Essays on Carry Strategies

Walid Khalfallah, PhD
Carry Trade, Carry Spread, Predictability, Risk Premia, Factor Timing, Multi-asset Class, Forward Volatility Agreement, Volatility Swaps, Liquidity Risk, Volatility Risk

Abstract :

Cross-asset Carry, Predictability and Timing: This paper shows the presence of both unconditional and conditional carry premia across various asset classes with the carry factor predictable by the carry spread. Time-variation in carry premia is economically and statistically large with expected returns of cross-asset carry increasing in the carry spread. Pooled regressions also provide evidence of cross-asset market integration. The study shows that the carry spread is useful to time carry in certain asset classes, whereby timing strategies can be an attractive complement to the unconditional carry strategy. Similarly, cross-asset rotation strategies based on relative carry spread are generally economically meaningful, yet they fail to beat unconditional benchmark portfolios on a risk adjusted basis. Overall, the study finds that while carry returns predictability is statistically strong across all asset classes, the economic benefits of timing the carry factor are less consistent.

Volatiity Carry: This paper identifies common risk factors in cross-sectional volatility carry returns across various asset classes. A strategy which takes long and short positions in forward volatility agreements and volatility swaps of assets with respectively high and low volatility carry generate significant excess returns. Panel regressions of volatility returns on volatility carry show consistently positive relationship in each underlying asset class, confirming volatility carry as strong predictor of volatility returns. Timing strategies based on this evidence show positive risk adjusted returns exceeding those generated by carry strategies on underlying markets. While volatility carry returns are related to volatility premia, carry still produces significant positive alpha in each market. Other risk factors proposed in the literature such as underlying asset carry, volatility changes, global liquidity shocks and transaction costs are not able to justify the variation in cross-sectional volatility returns.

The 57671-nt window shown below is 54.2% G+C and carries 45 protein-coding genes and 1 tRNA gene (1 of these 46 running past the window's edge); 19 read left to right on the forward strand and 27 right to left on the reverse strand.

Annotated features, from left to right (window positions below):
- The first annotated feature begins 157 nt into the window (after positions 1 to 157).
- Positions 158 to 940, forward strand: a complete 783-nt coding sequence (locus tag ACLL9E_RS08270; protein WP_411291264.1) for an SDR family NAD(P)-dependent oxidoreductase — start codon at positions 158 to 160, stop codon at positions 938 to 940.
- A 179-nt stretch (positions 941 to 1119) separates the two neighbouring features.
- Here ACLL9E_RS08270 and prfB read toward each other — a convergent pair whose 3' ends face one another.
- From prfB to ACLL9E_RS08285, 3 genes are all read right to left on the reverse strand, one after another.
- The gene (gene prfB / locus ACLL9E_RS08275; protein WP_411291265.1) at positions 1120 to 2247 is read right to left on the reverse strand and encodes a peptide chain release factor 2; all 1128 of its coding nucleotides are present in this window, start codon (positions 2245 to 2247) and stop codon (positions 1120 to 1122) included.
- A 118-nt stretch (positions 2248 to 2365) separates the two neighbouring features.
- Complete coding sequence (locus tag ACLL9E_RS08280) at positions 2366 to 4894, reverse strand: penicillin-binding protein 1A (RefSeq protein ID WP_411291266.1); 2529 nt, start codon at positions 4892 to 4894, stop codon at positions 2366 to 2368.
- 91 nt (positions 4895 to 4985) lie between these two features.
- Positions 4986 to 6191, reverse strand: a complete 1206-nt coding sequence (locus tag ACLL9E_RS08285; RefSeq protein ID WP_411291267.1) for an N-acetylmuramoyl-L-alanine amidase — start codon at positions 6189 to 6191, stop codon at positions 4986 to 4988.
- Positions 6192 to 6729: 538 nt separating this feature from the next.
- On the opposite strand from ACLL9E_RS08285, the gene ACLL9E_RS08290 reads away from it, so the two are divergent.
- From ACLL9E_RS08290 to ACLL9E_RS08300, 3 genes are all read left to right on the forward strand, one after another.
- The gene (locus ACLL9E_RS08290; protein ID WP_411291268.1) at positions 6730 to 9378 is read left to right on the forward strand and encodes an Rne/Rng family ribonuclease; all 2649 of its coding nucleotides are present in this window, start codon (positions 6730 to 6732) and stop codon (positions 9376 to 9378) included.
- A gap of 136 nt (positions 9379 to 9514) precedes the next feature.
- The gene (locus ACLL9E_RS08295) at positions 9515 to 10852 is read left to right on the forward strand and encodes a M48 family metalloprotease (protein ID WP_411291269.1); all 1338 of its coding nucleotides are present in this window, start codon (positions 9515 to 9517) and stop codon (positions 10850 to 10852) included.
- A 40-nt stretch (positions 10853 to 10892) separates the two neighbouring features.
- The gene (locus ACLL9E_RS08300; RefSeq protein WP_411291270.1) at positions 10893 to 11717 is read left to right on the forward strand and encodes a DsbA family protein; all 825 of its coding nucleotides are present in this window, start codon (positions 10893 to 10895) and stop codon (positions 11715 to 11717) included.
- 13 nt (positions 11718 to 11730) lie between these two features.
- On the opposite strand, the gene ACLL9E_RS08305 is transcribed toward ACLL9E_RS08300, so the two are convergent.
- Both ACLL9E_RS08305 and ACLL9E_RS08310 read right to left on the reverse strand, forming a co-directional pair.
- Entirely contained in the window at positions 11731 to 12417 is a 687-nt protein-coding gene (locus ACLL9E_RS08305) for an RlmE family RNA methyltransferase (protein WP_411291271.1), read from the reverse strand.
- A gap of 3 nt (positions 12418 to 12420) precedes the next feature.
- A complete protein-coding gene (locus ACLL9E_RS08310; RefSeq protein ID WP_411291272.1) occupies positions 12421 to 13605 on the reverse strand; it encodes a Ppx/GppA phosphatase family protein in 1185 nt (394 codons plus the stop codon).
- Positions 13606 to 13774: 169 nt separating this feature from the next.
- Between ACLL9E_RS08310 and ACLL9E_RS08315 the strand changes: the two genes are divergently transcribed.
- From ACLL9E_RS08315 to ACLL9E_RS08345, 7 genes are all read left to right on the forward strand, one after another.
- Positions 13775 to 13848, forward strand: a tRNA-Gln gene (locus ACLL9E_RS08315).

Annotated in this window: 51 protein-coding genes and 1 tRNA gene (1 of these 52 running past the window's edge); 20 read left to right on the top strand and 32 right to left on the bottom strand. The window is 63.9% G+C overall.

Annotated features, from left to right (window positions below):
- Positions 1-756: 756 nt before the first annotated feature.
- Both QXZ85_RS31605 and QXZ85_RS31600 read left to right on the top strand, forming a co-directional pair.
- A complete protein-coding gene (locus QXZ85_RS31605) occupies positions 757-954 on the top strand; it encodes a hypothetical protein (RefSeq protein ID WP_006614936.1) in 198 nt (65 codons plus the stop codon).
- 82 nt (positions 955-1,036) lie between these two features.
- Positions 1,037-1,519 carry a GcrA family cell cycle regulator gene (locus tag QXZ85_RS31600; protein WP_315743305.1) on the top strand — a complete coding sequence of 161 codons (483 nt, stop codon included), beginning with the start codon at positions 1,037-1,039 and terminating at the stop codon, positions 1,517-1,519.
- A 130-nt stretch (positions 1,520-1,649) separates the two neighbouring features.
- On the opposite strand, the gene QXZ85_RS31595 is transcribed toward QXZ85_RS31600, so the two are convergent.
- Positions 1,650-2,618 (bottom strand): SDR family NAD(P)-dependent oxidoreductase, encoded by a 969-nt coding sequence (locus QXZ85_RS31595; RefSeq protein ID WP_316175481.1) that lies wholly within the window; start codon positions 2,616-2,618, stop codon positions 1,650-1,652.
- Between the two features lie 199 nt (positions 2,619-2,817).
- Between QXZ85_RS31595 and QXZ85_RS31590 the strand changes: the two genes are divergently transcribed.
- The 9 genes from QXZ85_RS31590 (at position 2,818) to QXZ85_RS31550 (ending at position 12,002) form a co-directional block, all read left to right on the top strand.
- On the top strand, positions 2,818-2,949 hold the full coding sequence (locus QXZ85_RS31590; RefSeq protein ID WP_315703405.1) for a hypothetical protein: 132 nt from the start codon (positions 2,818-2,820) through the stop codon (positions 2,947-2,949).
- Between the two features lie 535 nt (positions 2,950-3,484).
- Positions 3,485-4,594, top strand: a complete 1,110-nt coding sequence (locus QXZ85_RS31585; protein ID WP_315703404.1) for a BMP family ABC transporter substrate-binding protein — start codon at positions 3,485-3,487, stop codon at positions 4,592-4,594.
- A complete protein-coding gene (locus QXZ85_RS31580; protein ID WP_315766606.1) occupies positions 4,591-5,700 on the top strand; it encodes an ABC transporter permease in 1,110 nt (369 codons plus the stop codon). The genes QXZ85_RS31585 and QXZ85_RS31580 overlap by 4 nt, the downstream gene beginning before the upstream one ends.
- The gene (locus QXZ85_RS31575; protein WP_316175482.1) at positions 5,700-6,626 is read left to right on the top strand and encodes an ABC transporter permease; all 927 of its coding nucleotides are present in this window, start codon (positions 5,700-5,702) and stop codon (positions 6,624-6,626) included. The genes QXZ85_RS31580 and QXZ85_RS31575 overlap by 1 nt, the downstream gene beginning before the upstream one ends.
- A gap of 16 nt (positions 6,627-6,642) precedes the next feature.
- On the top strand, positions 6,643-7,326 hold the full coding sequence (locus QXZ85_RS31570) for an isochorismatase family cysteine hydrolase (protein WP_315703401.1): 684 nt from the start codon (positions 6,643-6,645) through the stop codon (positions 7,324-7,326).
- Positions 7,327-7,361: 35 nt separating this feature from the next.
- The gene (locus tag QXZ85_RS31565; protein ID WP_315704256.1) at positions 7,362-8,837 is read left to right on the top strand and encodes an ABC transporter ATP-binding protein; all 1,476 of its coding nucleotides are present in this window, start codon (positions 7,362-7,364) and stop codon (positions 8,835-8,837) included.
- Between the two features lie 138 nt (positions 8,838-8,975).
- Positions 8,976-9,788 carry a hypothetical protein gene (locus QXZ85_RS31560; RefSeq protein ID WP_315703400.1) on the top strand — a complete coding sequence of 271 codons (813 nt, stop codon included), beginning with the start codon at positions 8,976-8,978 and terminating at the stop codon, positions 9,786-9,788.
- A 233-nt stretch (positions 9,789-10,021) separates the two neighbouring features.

Publication date of the thesis

Thesis committee

Supervisor: Nikolaos Tessaromatis, EDHEC Business School 

External reviewer: Pasquale Della Corte, Imperial College London

Other committee members: Emmanuel Jurczenko and Enrique Schroth, EDHEC Business School